Search Images Maps Play YouTube News Gmail Drive More »
Sign in
Screen reader users: click this link for accessible mode. Accessible mode has the same essential features but works better with your reader.

Patents

  1. Advanced Patent Search
Publication numberUS6299765 B1
Publication typeGrant
Application numberUS 09/314,395
Publication dateOct 9, 2001
Filing dateMay 19, 1999
Priority dateMay 19, 1999
Fee statusLapsed
Publication number09314395, 314395, US 6299765 B1, US 6299765B1, US-B1-6299765, US6299765 B1, US6299765B1
InventorsRobert A. Fabrizio
Original AssigneeRobert A. Fabrizio
Export CitationBiBTeX, EndNote, RefMan
External Links: USPTO, USPTO Assignment, Espacenet
Surface feed filter pump box for aquariums
US 6299765 B1
Abstract
An improved surface feed filter pump box for aquarium is provided which feeds water from the surface for filtration. The box performs this filtration inside the aquarium. Since the device does not hang on the outside of the tank there is no leaking or overflowing operation is quiet. Water circulation helps bring more nutrition to live plant and fish life and prevents waste from collecting at the bottom of the aquarium. It also helps prevent excessive overflow and the motor used from running dry. The invention in addition makes changing filters easy and convenient.
Images(5)
Previous page
Next page
Claims(7)
I claim:
1. A surface feed filter box for fresh and salt water aquariums comprising:
a) a filter pump box designed to hang inside the aquarium where the top of such box is at about the surface level of the water in the aquarium when in position in the aquarium;
b) a flotable surface intake for intake of water from the aquarium;
c) a replaceable filter medium mounted inside such box; and
d) an output hose connection permitting connection of the box to a pump to return filtered water to the aquarium or to feed other filtration devices.
2. The filter box of claim 1 wherein one to four sides of the box have one or more longitudinal slits positioned at the top of such box.
3. The filter box of claim 1 wherein the filter medium is at a diagonal angle to the filter box.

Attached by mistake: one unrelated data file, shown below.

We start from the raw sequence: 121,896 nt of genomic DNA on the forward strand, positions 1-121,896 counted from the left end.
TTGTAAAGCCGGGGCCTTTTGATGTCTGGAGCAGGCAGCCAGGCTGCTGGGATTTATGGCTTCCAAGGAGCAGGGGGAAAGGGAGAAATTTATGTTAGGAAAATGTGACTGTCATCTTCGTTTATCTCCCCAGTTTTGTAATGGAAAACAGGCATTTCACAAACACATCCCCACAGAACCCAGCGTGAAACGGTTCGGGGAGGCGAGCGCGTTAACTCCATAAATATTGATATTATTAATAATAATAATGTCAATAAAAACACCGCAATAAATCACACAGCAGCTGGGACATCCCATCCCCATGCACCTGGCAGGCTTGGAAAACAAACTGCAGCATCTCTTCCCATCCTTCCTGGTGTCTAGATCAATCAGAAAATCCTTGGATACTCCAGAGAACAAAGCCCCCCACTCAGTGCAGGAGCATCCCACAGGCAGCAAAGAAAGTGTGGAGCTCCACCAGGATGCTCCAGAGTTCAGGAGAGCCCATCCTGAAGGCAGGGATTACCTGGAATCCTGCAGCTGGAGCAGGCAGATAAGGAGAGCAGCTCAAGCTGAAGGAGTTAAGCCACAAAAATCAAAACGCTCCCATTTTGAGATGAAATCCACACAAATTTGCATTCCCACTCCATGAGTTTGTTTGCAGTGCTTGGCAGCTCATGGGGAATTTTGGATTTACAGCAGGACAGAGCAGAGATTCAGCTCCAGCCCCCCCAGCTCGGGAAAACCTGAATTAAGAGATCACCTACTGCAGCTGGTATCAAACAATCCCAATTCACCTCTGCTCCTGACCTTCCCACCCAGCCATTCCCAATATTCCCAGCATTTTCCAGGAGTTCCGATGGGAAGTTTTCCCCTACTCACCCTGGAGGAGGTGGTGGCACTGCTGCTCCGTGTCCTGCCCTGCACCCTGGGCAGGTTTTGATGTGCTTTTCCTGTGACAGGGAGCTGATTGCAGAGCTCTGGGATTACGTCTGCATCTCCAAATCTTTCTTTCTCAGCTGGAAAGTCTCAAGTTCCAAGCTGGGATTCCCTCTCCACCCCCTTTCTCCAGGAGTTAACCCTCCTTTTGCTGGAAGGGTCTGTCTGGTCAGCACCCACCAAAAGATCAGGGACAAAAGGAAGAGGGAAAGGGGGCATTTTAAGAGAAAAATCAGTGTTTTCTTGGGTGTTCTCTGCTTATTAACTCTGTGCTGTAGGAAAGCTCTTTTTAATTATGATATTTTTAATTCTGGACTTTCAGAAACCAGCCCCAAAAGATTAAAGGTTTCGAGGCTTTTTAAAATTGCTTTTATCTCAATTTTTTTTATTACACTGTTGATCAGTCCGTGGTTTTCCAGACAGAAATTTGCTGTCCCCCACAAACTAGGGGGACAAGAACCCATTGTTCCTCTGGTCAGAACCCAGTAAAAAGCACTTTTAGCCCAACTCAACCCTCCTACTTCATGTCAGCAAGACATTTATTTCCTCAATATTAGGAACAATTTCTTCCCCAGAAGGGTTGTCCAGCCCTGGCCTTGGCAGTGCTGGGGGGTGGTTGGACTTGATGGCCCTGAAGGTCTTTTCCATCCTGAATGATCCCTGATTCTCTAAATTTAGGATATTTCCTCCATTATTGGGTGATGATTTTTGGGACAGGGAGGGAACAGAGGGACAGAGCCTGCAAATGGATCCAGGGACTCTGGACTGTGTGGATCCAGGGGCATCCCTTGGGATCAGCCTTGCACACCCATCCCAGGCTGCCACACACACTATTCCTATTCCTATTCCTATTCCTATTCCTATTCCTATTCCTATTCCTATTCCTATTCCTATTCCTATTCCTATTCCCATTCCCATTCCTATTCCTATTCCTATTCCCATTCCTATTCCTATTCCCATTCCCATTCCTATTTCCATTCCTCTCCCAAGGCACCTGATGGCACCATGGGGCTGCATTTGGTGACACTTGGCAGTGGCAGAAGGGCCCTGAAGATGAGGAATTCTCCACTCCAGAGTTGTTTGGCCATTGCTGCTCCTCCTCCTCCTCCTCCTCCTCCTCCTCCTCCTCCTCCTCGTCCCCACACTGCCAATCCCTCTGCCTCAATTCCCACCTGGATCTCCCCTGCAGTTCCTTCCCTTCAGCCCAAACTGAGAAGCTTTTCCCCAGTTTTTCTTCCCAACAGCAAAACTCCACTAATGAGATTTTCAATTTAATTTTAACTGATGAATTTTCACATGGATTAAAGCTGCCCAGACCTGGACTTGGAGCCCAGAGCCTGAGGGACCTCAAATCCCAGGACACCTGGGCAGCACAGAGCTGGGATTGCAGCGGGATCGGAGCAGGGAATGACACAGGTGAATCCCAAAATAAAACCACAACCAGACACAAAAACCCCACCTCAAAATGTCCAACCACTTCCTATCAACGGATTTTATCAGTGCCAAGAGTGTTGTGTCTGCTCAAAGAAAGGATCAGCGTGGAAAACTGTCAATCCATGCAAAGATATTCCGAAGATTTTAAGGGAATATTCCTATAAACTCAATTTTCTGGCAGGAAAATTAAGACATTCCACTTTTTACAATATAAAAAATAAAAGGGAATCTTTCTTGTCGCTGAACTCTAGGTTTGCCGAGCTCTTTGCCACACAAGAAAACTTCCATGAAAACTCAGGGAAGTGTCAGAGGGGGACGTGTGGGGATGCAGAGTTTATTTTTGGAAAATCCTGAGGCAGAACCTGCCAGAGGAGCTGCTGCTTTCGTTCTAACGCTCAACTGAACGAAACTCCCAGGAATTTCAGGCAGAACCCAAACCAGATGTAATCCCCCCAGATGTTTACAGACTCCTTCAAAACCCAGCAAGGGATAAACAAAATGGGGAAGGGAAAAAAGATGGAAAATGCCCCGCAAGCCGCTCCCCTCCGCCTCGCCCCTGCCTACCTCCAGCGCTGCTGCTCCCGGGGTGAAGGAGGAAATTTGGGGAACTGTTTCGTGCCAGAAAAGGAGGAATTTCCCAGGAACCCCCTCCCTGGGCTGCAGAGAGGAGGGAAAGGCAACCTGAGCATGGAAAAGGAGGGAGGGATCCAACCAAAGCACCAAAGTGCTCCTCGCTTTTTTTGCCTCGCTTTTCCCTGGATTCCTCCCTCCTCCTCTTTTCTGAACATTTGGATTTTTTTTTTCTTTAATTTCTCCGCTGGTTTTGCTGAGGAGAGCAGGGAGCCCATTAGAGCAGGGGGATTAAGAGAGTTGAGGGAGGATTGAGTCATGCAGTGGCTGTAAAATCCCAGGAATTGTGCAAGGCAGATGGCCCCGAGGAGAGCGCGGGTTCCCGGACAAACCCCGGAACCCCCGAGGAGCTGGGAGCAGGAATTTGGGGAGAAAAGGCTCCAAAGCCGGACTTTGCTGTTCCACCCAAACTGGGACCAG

4. The filter box of claim 1 wherein the output hose connection is an opening in the bottom of the box permitting attachment of an output hose fitting from a powerhead pump.
5. The filter box of claim 1 also containing a connection for a protein skimmer.
6. The filter box of claim 5 wherein a protein skimmer is attached to the box and one to three sides of the box have one or more longitudal slits positioned at the top half of the box.
7. A surface feed filter box for aquariums comprising:
a) a filter pump box designed to hang inside the aquarium where the top of such box is at about the surface level of the water in the aquarium when in position in the aquarium;
b) a flotable surface intake for intake of water from the aquarium;
c) a replaceable filter medium mounted inside such box; and
d) a pump which returns filtered water to the aquarium with an output connection to the aquarium.
Description
FIELD OF THE INVENTION

The present invention relates to the filtration of aquariums particularly those using salt water. The invention specifically relates to a novel surface feed filter pump box for filtering the water in aquariums and more specifically involves an in-tank hang-on filter system.

BACKGROUND OF THE INVENTION

The hobby of fish collecting is one of the fastest joining recreational activities in the United States and Canada with increasing numbers of relatively affluent people joining each year. The enjoyment of salt water fish, with their exotic coloring and shapes, particularly appeals to both men and women.

In fish aquaria used by professional fish breeders and pure hobbyists, it is desired to establish and maintain an environment that is not only habitable for the fish, but is as close as to the native environment in which the fish would live in nature. This is particularly important for salt water fish, many are from relatively pristine environments and most particularly important for the breeding of fish. Even a small amount of environmental stress, including water temperature and contamination, will prevent successful breeding for many species.

While an aquarium soon after being set up and filled with salt water and biological chemicals usually has a suitable environment, if the water is carefully prepared and properly tested, organic wastes, such as left-over food, fecal and other fish-like excretions, and decaying play/animal materials, are introduced over time into every aquarium. These wastes then break down through microbe action. Many of these decaying products create chemical imbalances and become harmful, particularly to certain exotic fish and live rock species that are common and/or popular among salt water aquarium owners. Waste is also unsightly and detracts from the fish viewing experience by an increased rate of algae growth. If the waste is not removed or transformed into a less toxic substance, an aquarium environment quickly degrades as the concentration of contamination climbs until it will either no longer support fish life or does so only in a very degraded or unsightly state.